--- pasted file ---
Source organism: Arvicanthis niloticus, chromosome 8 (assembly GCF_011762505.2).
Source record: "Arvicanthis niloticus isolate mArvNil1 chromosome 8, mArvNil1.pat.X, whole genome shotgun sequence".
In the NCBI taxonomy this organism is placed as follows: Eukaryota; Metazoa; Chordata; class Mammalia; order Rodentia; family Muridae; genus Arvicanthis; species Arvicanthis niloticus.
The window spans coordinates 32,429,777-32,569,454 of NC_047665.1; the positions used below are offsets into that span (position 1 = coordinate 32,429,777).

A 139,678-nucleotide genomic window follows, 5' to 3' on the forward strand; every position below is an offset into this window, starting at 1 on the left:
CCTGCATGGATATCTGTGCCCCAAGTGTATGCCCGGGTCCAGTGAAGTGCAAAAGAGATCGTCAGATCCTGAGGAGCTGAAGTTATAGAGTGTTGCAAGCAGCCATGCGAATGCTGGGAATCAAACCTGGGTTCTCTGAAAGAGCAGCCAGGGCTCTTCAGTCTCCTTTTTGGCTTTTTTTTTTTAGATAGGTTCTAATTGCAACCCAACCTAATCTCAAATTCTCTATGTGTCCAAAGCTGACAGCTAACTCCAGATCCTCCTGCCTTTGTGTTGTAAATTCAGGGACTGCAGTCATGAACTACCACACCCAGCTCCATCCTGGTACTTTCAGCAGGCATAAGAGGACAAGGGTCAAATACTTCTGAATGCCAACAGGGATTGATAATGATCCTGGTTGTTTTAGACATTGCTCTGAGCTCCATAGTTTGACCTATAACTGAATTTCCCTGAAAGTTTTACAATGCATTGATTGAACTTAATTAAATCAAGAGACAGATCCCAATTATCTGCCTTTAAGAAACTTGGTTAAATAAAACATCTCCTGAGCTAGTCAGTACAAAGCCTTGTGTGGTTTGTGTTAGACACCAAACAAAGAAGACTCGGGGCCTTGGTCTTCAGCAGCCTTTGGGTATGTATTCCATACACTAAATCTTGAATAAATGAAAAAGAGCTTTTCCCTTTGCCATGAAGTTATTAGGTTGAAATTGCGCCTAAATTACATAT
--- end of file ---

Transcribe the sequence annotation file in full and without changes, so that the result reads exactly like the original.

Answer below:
Source organism: Arvicanthis niloticus, chromosome 8 (assembly GCF_011762505.2).
Source record: "Arvicanthis niloticus isolate mArvNil1 chromosome 8, mArvNil1.pat.X, whole genome shotgun sequence".
In the NCBI taxonomy this organism is placed as follows: Eukaryota; Metazoa; Chordata; class Mammalia; order Rodentia; family Muridae; genus Arvicanthis; species Arvicanthis niloticus.
The window spans coordinates 32,429,777-32,569,454 of NC_047665.1; the positions used below are offsets into that span (position 1 = coordinate 32,429,777).

A 139,678-nucleotide genomic window follows, 5' to 3' on the forward strand; every position below is an offset into this window, starting at 1 on the left:
CCTGCATGGATATCTGTGCCCCAAGTGTATGCCCGGGTCCAGTGAAGTGCAAAAGAGATCGTCAGATCCTGAGGAGCTGAAGTTATAGAGTGTTGCAAGCAGCCATGCGAATGCTGGGAATCAAACCTGGGTTCTCTGAAAGAGCAGCCAGGGCTCTTCAGTCTCCTTTTTGGCTTTTTTTTTTTAGATAGGTTCTAATTGCAACCCAACCTAATCTCAAATTCTCTATGTGTCCAAAGCTGACAGCTAACTCCAGATCCTCCTGCCTTTGTGTTGTAAATTCAGGGACTGCAGTCATGAACTACCACACCCAGCTCCATCCTGGTACTTTCAGCAGGCATAAGAGGACAAGGGTCAAATACTTCTGAATGCCAACAGGGATTGATAATGATCCTGGTTGTTTTAGACATTGCTCTGAGCTCCATAGTTTGACCTATAACTGAATTTCCCTGAAAGTTTTACAATGCATTGATTGAACTTAATTAAATCAAGAGACAGATCCCAATTATCTGCCTTTAAGAAACTTGGTTAAATAAAACATCTCCTGAGCTAGTCAGTACAAAGCCTTGTGTGGTTTGTGTTAGACACCAAACAAAGAAGACTCGGGGCCTTGGTCTTCAGCAGCCTTTGGGTATGTATTCCATACACTAAATCTTGAATAAATGAAAAAGAGCTTTTCCCTTTGCCATGAAGTTATTAGGTTGAAATTGCGCCTAAATTACATAT